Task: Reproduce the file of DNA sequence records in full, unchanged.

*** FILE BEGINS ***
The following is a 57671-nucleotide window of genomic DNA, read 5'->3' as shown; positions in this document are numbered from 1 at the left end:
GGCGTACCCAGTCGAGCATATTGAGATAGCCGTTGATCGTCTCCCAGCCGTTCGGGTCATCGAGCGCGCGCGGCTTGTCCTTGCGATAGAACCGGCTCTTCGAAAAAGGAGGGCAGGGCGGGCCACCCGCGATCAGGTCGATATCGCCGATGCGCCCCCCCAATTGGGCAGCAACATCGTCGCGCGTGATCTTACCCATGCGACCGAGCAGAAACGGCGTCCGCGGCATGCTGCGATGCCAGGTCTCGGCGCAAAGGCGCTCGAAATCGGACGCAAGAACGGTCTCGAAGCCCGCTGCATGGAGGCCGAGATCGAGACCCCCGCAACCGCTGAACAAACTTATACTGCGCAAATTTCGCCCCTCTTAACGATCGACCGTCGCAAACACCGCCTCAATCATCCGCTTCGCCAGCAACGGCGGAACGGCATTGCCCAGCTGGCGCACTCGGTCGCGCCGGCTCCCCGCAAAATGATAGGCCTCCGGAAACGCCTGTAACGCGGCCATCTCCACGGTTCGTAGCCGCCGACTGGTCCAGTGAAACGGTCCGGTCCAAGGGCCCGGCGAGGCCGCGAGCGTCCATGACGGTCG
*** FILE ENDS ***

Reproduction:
The following is a 57671-nucleotide window of genomic DNA, read 5'->3' as shown; positions in this document are numbered from 1 at the left end:
GGCGTACCCAGTCGAGCATATTGAGATAGCCGTTGATCGTCTCCCAGCCGTTCGGGTCATCGAGCGCGCGCGGCTTGTCCTTGCGATAGAACCGGCTCTTCGAAAAAGGAGGGCAGGGCGGGCCACCCGCGATCAGGTCGATATCGCCGATGCGCCCCCCCAATTGGGCAGCAACATCGTCGCGCGTGATCTTACCCATGCGACCGAGCAGAAACGGCGTCCGCGGCATGCTGCGATGCCAGGTCTCGGCGCAAAGGCGCTCGAAATCGGACGCAAGAACGGTCTCGAAGCCCGCTGCATGGAGGCCGAGATCGAGACCCCCGCAACCGCTGAACAAACTTATACTGCGCAAATTTCGCCCCTCTTAACGATCGACCGTCGCAAACACCGCCTCAATCATCCGCTTCGCCAGCAACGGCGGAACGGCATTGCCCAGCTGGCGCACTCGGTCGCGCCGGCTCCCCGCAAAATGATAGGCCTCCGGAAACGCCTGTAACGCGGCCATCTCCACGGTTCGTAGCCGCCGACTGGTCCAGTGAAACGGTCCGGTCCAAGGGCCCGGCGAGGCCGCGAGCGTCCATGACGGTCG